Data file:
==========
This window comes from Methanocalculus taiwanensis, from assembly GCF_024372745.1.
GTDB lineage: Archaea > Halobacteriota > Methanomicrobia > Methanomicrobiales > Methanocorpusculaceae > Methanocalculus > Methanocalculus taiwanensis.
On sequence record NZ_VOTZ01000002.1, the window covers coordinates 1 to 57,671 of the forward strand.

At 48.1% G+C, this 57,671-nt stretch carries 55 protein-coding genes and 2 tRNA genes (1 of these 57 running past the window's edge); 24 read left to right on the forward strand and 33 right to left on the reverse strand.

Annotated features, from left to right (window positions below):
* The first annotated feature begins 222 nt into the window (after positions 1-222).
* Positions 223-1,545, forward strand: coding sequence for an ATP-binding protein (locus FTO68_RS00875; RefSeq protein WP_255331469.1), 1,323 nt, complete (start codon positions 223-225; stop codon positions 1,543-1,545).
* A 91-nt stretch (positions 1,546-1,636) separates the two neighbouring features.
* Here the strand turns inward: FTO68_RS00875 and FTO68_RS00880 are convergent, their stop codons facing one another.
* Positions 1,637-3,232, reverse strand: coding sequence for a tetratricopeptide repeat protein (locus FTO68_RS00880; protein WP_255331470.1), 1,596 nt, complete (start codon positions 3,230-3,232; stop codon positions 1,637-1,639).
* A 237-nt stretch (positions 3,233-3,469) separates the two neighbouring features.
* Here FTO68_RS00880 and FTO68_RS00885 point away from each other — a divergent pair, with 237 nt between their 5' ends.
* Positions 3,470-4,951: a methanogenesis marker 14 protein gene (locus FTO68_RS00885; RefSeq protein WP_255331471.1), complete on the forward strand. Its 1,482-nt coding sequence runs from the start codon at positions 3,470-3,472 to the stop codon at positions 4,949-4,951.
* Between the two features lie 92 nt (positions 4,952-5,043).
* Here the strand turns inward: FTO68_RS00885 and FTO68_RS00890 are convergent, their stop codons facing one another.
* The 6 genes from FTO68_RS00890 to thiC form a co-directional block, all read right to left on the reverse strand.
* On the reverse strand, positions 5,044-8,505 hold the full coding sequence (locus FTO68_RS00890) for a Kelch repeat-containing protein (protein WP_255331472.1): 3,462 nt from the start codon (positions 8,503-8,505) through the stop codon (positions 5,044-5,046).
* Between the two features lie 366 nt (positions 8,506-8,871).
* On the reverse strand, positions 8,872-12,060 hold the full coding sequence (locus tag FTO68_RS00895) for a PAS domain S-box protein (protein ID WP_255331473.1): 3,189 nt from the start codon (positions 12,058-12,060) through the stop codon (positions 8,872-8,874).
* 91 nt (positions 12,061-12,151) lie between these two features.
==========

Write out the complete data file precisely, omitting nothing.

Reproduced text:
This window comes from Methanocalculus taiwanensis, from assembly GCF_024372745.1.
GTDB lineage: Archaea > Halobacteriota > Methanomicrobia > Methanomicrobiales > Methanocorpusculaceae > Methanocalculus > Methanocalculus taiwanensis.
On sequence record NZ_VOTZ01000002.1, the window covers coordinates 1 to 57,671 of the forward strand.

At 48.1% G+C, this 57,671-nt stretch carries 55 protein-coding genes and 2 tRNA genes (1 of these 57 running past the window's edge); 24 read left to right on the forward strand and 33 right to left on the reverse strand.

Annotated features, from left to right (window positions below):
* The first annotated feature begins 222 nt into the window (after positions 1-222).
* Positions 223-1,545, forward strand: coding sequence for an ATP-binding protein (locus FTO68_RS00875; RefSeq protein WP_255331469.1), 1,323 nt, complete (start codon positions 223-225; stop codon positions 1,543-1,545).
* A 91-nt stretch (positions 1,546-1,636) separates the two neighbouring features.
* Here the strand turns inward: FTO68_RS00875 and FTO68_RS00880 are convergent, their stop codons facing one another.
* Positions 1,637-3,232, reverse strand: coding sequence for a tetratricopeptide repeat protein (locus FTO68_RS00880; protein WP_255331470.1), 1,596 nt, complete (start codon positions 3,230-3,232; stop codon positions 1,637-1,639).
* A 237-nt stretch (positions 3,233-3,469) separates the two neighbouring features.
* Here FTO68_RS00880 and FTO68_RS00885 point away from each other — a divergent pair, with 237 nt between their 5' ends.
* Positions 3,470-4,951: a methanogenesis marker 14 protein gene (locus FTO68_RS00885; RefSeq protein WP_255331471.1), complete on the forward strand. Its 1,482-nt coding sequence runs from the start codon at positions 3,470-3,472 to the stop codon at positions 4,949-4,951.
* Between the two features lie 92 nt (positions 4,952-5,043).
* Here the strand turns inward: FTO68_RS00885 and FTO68_RS00890 are convergent, their stop codons facing one another.
* The 6 genes from FTO68_RS00890 to thiC form a co-directional block, all read right to left on the reverse strand.
* On the reverse strand, positions 5,044-8,505 hold the full coding sequence (locus FTO68_RS00890) for a Kelch repeat-containing protein (protein WP_255331472.1): 3,462 nt from the start codon (positions 8,503-8,505) through the stop codon (positions 5,044-5,046).
* Between the two features lie 366 nt (positions 8,506-8,871).
* On the reverse strand, positions 8,872-12,060 hold the full coding sequence (locus tag FTO68_RS00895) for a PAS domain S-box protein (protein ID WP_255331473.1): 3,189 nt from the start codon (positions 12,058-12,060) through the stop codon (positions 8,872-8,874).
* 91 nt (positions 12,061-12,151) lie between these two features.